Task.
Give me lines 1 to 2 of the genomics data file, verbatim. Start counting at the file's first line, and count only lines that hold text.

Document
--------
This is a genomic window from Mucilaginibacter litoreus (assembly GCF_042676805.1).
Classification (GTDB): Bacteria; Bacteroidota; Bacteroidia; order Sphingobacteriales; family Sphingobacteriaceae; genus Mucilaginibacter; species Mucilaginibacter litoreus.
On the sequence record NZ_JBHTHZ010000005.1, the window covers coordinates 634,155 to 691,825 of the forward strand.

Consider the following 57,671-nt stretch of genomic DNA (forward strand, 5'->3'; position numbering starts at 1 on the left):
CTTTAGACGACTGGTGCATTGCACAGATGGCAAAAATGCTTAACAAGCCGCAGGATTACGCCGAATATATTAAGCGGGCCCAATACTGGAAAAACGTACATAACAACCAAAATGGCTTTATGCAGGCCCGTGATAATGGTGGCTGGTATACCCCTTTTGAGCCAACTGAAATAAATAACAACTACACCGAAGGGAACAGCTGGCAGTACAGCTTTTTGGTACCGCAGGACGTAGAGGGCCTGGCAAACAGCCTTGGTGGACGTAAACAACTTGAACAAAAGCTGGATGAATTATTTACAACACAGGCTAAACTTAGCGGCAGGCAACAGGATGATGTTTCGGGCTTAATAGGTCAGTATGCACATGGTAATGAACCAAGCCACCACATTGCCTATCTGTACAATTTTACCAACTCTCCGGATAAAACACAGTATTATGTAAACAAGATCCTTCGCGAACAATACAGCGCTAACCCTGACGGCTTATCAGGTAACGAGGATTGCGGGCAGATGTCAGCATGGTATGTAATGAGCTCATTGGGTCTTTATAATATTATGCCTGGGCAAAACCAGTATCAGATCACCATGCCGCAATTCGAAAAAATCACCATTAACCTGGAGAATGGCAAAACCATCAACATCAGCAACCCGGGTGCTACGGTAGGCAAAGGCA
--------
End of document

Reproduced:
This is a genomic window from Mucilaginibacter litoreus (assembly GCF_042676805.1).
Classification (GTDB): Bacteria; Bacteroidota; Bacteroidia; order Sphingobacteriales; family Sphingobacteriaceae; genus Mucilaginibacter; species Mucilaginibacter litoreus.